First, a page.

I have a number of students who got their Irish Trad. start on Hybrids, mostly Morses, one Marcus and one Edgely. I generally like the Morses for consistency, and they play very well, but the others can be good too. I think loudness as mentioned by a few others is partly determined by surroundings and what people expect. Concertinas radiate differently and a player is rarely the best person to judge the volume. Concertinas with a lot of edge in their tone may not measure all that loud, but can stand out in a session on a tone basis alone. I teach Irish Trad. Almost exclusively, and even though most of the Hybrids have sounded good enough, I my students who play or played hybrids have a great deal of difficulty getting much if any dynamic effect out of them. It may not matter so much in Morris tunes or other genre but dynamics really bring the rhythm of Irish music to life. The hybrids will play the tunes just fine, but falter when asked to put some life in the tunes. Nearly all of my students eventually switched to good concertina reeded instruments. Even these can vary a lot in their dynamic ability. I'd take a good hybrid over a poor vintage or modern one with concertina reeds that are poorly made, but a good concertina reeded, ( not accordion reeds shaped like concertina reeds like some old Marcus's) concertina is hard to beat.
I think it is tricky to compare the tone of the two types of instruments. Tone character varies widely in both kinds and often with the octave you are playing. On average, you might be able to make some starting statement that is useful. But it would likely be wrong for any individual instrument. I have no trouble telling the difference between recordings of different vintage concertinas. Hybrids and regular concertinas tend to have a similar tone as the notes get higher, the differences showing up in the midrange and below, but it all depends on the choices the maker made in the individual design. This holds true for both kinds of instruments. What a practiced ear can hear will be missed by a general listener for whom any difference disapears for lack of experience, like a southerner compared to an Eskimo with dozens of words for different kinds of "snow".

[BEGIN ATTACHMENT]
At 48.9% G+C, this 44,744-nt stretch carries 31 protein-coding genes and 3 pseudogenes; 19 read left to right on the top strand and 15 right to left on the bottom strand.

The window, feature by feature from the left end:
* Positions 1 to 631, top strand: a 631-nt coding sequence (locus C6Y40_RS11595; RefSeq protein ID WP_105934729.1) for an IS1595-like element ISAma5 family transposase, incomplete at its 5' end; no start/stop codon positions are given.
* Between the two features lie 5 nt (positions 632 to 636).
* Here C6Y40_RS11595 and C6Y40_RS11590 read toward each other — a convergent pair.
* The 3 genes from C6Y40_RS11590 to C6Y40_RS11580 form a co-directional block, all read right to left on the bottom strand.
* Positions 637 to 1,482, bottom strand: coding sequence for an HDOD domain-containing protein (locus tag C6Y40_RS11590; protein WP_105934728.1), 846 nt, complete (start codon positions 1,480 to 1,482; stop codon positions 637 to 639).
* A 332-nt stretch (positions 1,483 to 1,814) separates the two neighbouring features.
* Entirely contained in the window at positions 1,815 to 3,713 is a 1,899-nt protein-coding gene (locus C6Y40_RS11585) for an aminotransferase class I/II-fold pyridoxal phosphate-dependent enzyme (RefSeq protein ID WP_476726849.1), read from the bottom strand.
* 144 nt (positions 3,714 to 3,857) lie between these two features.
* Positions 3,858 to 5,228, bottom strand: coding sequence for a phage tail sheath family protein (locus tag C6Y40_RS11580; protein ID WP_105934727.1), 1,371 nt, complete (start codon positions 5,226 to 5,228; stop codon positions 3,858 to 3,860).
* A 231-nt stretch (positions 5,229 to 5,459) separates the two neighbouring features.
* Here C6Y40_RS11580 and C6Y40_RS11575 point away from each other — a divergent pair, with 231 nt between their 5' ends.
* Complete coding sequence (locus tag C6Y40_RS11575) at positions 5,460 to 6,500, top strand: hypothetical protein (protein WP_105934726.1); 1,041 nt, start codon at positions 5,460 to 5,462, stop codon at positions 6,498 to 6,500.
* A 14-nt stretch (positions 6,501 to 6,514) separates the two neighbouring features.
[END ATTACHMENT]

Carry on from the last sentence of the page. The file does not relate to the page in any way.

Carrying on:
Dana

Edited by Dana Johnson, 16 August 2014 - 08:35 AM.


#17 Jim Besser

Jim Besser

    Heavyweight Boxer

  • Members
  • PipPipPipPipPip
  • 2363 posts
  • Gender:Male
  • Location:Washington DC metro area

Posted 16 August 2014 - 04:45 PM

I have a number of students who got their Irish Trad. start on Hybrids, mostly Morses, one Marcus and one Edgely. I generally like the Morses for consistency, and they play very well, but the others can be good too. I think loudness as mentioned by a few others is partly determined by surroundings and what people expect. Concertinas radiate differently and a player is rarely the best person to judge the volume. Concertinas with a lot of edge in their tone may not measure all that loud, but can stand out in a session on a tone basis alone. I teach Irish Trad. Almost exclusively, and even though most of the Hybrids have sounded good enough, I my students who play or played hybrids have a great deal of difficulty getting much if any dynamic effect out of them.

 

Agree that hybrids have significantly less dynamic range. Much more of a problem for Irish players than Morris musicians!



#18 Mikefule

Mikefule

    Heavyweight Boxer

  • Members
  • PipPipPipPipPip
  • 645 posts
  • Gender:Male
  • Location:Lincolnshire, UK

Posted 17 August 2014 - 06:06 AM

There are plenty of poor Morris musicians about - some are dreadful - just as there are plenty of people who play Irish tunes as a monotonous diddlydiddlydiddly as fast as they can, speeding up on the easy bits.  But a good musician plays with plenty of dynamics whether it is Irish, Morris, Scottish, blues, ragtime or any other style.  It's far too easy to dismiss Morris music out of hand and assume without evidence that Irish is somehow inherently more subtle.







Also tagged with one or more of these keywords: hybrid, Morse, traditional reeds, vintage

0 user(s) are reading this topic

0 members, 0 guests, 0 anonymous users